At least until you do something about it. And maybe the view at the top isn’t any better than you’ve already seen. That isn’t the point; the whole idea isn’t about what you saw, but what you did. Or did not do.
My lasting memory of Hiram Peak is staring up at the top from below. But from Ellis Peak, the whole world was at my feet.
Hiram Peak, I will see you again.
Have you ever had a "trail regret"? What did you do to overcome it?
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backpacking adventure to
, we had the honor of taking almost all new hikers. In particular Dixie, a graduating high school senior and Vanessa, our newest youth leader, both from our Spanish-speaking church. We had done a few training day hikes but this was the ladies first time backpacking.
I originally was not going to go on this trip, but in the days before leaving we decided that I would go along with our toddlers. Dixie and Vanessa were so relieved that I was going with them that Vanessa even said, "I'm so happy, I don't know how we were going to do it without you...".
Those words stayed with me over the next few days and I also recently read
. I realized how important it was to Vanessa and Dixie that I went not only because I'm an "Outdoorsy" woman but the only Latina they knew that truly loves the outdoors.
Where are the Latinas?
One question that I have wondered in the last few years being outdoors, is "Where are the Latinos?". Not even in particular, Latinas in the outdoors but Latinos in general? I live in one of the most diverse places in the world, the San Francisco Bay Area, where you can find almost every ethnicity in the world and it's still very difficult to find Latinos more yet, Latinas outdoors. Here are a three aspects that might hinder Latinas to venture outdoors:
- Traditional Roles: The Latin culture usually maintains the "traditional roles" especially in 1st and 2nd generation Latinos. Husbands work (white and blue collar) and wives stay home with the children and with that comes many obstacles that might prevent Latinas to even entertaining the thought going outdoors. First time mothers might be very cautious or even afraid to take their children for example camping or hiking as a family, nevertheless by themselves. I have nothing against traditional roles, I actually chose to leave my career to be a Stay-At-Home Mother but even I had reservations about taking my child outdoors when I first became a mother.
- Pre-Conceived Notions: The Latin culture has many mythical creatures and undocumented "medical tips" usually given by grandmothers and mothers to daughters. One of my favorite medical tip is "Le entro el aire" (The air hit him/her) which "causes" sickness. My son was a couple months old when I took him to an outdoor event, and I was very worried about the wind but he proceeded to sleep for 14 hours straight for the first time in his life. I put that one to rest in my mind and actually encourage mothers to take babies and children outside. Some are legitimate concerns, for example when I visited my grandmother in Peru she was very worried of us catching a "jungle" disease during our jungle tour/hike deep in the Amazon jungle.
- Another pre-conceived notion are mythical creatures in the outdoors, which differ from country to country in Latin America. My parents never tried to scare me with mythical creatures but I know a lot of my Latino friend's parents who did. To read more about Latin mythical creatures, read Rena Payan's Overcoming My Fear of "El Cuycuy".
- "Machismo": Dictionary.com describes "machismo" as "a strong or exaggerated sense of manliness; an assumptive attitude that virility, courage, strength, and entitlement to dominate are attributes or concomitants of masculinity". Machismo is an exaggeration of traditional roles that many Latinos might live through during their lives and if the patriarch of the family (father, husband or brother) doesn't like the outdoors, the family might not enjoy or even have the chance to explore the outdoors. Machismo is indirectly related to the idea that Traditional Roles stop Latinas from being outdoors. Machismo can certainly come from husbands, fathers and brothers but it doesn't necessarily need to come from Latino men. Machismo is ingrained in the Latin culture and an outdoorsy Latina might be looked down upon from other women as well as Latino men. Discouragement to enjoy the outdoors might even come from within oneself, if all someone has heard is "those things are for men".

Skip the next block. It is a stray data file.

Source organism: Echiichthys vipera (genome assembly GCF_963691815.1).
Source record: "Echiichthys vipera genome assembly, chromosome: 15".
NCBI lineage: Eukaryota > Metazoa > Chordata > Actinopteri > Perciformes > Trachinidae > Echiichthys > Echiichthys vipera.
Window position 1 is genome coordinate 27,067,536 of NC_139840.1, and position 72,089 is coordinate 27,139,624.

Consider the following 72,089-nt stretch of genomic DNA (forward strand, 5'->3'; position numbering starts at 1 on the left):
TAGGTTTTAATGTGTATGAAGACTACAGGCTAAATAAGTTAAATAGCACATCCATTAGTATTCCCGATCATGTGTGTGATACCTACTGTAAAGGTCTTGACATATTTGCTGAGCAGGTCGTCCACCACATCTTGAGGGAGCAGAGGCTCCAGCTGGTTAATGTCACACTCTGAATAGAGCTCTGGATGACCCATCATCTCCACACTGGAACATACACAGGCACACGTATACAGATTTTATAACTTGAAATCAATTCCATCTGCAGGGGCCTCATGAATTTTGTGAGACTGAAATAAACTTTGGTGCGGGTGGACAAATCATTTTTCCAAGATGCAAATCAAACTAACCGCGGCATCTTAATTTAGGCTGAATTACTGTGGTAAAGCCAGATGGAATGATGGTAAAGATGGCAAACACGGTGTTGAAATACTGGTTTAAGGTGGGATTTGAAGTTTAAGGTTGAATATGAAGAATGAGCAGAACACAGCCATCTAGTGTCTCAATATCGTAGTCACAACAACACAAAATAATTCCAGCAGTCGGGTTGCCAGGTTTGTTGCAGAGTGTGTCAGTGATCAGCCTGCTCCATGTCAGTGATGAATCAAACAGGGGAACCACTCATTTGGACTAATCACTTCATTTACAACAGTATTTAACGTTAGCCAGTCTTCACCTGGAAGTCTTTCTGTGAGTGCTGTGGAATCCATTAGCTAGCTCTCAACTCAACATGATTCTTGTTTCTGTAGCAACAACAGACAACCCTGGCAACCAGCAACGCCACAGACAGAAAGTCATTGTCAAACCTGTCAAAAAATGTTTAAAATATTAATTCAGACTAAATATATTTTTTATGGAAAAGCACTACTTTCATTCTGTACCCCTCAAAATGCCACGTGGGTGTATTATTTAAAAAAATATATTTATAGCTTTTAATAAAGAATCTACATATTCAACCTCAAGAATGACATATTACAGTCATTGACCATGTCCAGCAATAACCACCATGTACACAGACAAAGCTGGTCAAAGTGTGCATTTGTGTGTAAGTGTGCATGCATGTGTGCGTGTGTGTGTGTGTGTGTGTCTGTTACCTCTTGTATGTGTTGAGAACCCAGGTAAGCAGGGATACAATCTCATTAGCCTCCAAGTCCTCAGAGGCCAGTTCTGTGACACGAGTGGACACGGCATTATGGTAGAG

In honor of these great Latinas who put these aspects aside and attended the Graduating Senior Backpacking Trip, here is a little honor on each one on them!
Dixie at Tiltill Valley, Yosemite
, graduated high school this school year, the eldest daughter of four girls and a very strong hiker! We nicknamed her the "Task Master", even though she was dealing with altitude sickness and nausea she somehow found the energy in her tiny body to not only hike but to keep the whole group at a good hiking pace. After she got sick on some difficult switchbacks she just ate some trail mix and finished the hike with gusto!
Vanessa at Tiltill Valley, Yosemite
, our newest church youth leader and current college student survived not only one bear encounter but TWO bear encounters! Vanessa learned to control her fear during her second bear encounter at camp on our second day backpacking. My husband told her that there was a bear behind her and after she realized it was not a joke she carefully walked away while he loudly clapped and said "Go Away Bear!". Not letting fear over take her in this bear encounter will be something she will never forget and can apply it to the rest of her life!
Mountain Baby in Yosemite
, the littlest Latina (well half Latina) in the group! She continually teaches me and others that dirt does not hurt and there's nothing wrong with getting dirty. Sophia was a little trooper on this trail that hardly sees toddlers and she had lots of dirt to play with!
Chasqui Mom - Melissa
This trip really did push me to my limits even for this so claimed "Chasqui Mom". It was a hard hike due to the heat and somewhat difficulty of the trail but I knew I had to keep face for the ladies and motivate them to keep going. After all was finished, I did tell them that I was deathly scared of the bears and that I did not want to finish our second day's hike. I wasn't around the ladies when they arrived at Tiltill Valley, but another youth leader said the whole trip was worth seeing their reactions when they had their first glimpse of Tiltill Valley. Just hearing about the ladies reactions gave me the energy to keep going.
So here's to my Latina sisters Vanessa and Dixie who encountered bears, fought off snakes in the river and trails, spent hours washing dishes, learned to filter their own water, built their own tents, watched out for animals during our bathroom adventures, and comforted each other when we wanted to vomit. Thanks for stepping out of breaking down the barriers to enter into the wonderful world of the outdoors. We can do it!